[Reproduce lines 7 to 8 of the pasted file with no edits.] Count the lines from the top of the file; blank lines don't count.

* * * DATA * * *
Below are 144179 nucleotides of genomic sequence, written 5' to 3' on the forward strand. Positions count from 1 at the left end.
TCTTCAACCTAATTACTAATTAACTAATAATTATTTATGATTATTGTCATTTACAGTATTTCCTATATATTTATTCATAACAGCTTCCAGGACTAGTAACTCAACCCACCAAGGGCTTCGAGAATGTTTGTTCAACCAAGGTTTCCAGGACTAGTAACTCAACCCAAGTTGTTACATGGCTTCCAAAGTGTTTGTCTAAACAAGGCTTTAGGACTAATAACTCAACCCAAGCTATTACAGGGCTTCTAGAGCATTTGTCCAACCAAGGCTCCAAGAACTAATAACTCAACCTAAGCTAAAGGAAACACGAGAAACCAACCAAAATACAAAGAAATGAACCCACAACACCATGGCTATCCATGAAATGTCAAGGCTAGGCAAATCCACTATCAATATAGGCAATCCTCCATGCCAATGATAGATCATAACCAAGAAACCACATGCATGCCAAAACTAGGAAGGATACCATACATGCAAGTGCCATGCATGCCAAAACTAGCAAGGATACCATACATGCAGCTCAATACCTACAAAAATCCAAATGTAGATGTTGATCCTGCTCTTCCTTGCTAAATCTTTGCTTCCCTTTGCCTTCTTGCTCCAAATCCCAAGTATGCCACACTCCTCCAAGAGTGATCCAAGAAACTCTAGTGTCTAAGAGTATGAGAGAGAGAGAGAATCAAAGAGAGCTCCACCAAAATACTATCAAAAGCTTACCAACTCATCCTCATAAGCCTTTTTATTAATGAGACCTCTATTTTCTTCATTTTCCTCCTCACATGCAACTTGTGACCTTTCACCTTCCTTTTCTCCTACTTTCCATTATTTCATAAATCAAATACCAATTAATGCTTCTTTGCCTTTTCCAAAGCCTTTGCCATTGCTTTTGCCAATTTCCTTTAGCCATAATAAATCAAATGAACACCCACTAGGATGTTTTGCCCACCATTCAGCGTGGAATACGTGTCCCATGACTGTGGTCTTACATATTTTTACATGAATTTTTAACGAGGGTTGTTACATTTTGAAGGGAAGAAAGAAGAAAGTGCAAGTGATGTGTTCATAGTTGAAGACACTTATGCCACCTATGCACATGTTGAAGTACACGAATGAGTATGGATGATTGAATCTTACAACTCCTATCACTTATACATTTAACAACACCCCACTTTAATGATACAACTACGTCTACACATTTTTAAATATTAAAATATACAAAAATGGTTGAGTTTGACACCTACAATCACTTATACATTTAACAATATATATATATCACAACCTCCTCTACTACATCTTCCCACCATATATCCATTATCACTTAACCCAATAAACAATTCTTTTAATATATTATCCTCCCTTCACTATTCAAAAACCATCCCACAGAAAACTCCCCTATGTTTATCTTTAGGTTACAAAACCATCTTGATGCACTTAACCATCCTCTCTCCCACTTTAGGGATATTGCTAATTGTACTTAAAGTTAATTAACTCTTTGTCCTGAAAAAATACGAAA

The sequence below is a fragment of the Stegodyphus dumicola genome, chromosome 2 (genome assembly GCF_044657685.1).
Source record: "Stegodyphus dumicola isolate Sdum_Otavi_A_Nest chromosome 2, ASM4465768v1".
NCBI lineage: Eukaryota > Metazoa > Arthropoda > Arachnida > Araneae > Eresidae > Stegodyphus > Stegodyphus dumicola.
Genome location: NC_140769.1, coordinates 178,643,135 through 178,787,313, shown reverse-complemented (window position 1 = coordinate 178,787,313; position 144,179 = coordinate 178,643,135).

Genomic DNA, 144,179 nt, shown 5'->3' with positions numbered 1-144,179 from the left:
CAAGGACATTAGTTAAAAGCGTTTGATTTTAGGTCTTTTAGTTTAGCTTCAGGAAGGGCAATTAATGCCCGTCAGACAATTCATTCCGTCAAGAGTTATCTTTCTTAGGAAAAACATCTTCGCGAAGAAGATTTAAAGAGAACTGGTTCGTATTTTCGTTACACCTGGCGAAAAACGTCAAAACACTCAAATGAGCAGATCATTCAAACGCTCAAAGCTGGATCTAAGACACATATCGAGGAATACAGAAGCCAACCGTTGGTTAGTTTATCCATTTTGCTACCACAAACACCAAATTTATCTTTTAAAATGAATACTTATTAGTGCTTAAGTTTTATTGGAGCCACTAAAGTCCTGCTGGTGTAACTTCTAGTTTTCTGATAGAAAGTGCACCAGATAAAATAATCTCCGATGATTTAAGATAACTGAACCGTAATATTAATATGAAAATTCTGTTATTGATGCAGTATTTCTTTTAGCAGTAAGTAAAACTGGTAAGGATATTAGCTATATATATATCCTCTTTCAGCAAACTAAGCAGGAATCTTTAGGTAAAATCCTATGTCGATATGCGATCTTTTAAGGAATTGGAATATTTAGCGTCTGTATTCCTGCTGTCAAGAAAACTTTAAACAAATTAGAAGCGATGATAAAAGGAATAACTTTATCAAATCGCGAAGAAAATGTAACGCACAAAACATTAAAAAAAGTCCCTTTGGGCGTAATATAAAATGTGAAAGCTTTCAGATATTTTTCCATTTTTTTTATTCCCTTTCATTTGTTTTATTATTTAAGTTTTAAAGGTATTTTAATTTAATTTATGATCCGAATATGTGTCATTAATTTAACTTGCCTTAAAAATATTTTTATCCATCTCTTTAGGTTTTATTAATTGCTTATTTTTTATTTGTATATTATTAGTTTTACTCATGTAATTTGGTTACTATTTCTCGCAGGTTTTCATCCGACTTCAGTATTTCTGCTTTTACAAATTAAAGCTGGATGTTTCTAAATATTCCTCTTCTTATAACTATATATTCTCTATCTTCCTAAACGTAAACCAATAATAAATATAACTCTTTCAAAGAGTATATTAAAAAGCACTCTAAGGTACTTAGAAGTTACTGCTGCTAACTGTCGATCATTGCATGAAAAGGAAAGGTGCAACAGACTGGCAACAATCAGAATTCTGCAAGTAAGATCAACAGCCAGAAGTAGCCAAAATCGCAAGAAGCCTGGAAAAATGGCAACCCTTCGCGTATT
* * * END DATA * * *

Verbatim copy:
Genomic DNA, 144,179 nt, shown 5'->3' with positions numbered 1-144,179 from the left:
CAAGGACATTAGTTAAAAGCGTTTGATTTTAGGTCTTTTAGTTTAGCTTCAGGAAGGGCAATTAATGCCCGTCAGACAATTCATTCCGTCAAGAGTTATCTTTCTTAGGAAAAACATCTTCGCGAAGAAGATTTAAAGAGAACTGGTTCGTATTTTCGTTACACCTGGCGAAAAACGTCAAAACACTCAAATGAGCAGATCATTCAAACGCTCAAAGCTGGATCTAAGACACATATCGAGGAATACAGAAGCCAACCGTTGGTTAGTTTATCCATTTTGCTACCACAAACACCAAATTTATCTTTTAAAATGAATACTTATTAGTGCTTAAGTTTTATTGGAGCCACTAAAGTCCTGCTGGTGTAACTTCTAGTTTTCTGATAGAAAGTGCACCAGATAAAATAATCTCCGATGATTTAAGATAACTGAACCGTAATATTAATATGAAAATTCTGTTATTGATGCAGTATTTCTTTTAGCAGTAAGTAAAACTGGTAAGGATATTAGCTATATATATATCCTCTTTCAGCAAACTAAGCAGGAATCTTTAGGTAAAATCCTATGTCGATATGCGATCTTTTAAGGAATTGGAATATTTAGCGTCTGTATTCCTGCTGTCAAGAAAACTTTAAACAAATTAGAAGCGATGATAAAAGGAATAACTTTATCAAATCGCGAAGAAAATGTAACGCACAAAACATTAAAAAAAGTCCCTTTGGGCGTAATATAAAATGTGAAAGCTTTCAGATATTTTTCCATTTTTTTTATTCCCTTTCATTTGTTTTATTATTTAAGTTTTAAAGGTATTTTAATTTAATTTATGATCCGAATATGTGTCATTAATTTAACTTGCCTTAAAAATATTTTTATCCATCTCTTTAGGTTTTATTAATTGCTTATTTTTTATTTGTATATTATTAGTTTTACTCATGTAATTTGGTTACTATTTCTCGCAGGTTTTCATCCGACTTCAGTATTTCTGCTTTTACAAATTAAAGCTGGATGTTTCTAAATATTCCTCTTCTTATAACTATATATTCTCTATCTTCCTAAACGTAAACCAATAATAAATATAACTCTTTCAAAGAGTATATTAAAAAGCACTCTAAGGTACTTAGAAGTTACTGCTGCTAACTGTCGATCATTGCATGAAAAGGAAAGGTGCAACAGACTGGCAACAATCAGAATTCTGCAAGTAAGATCAACAGCCAGAAGTAGCCAAAATCGCAAGAAGCCTGGAAAAATGGCAACCCTTCGCGTATT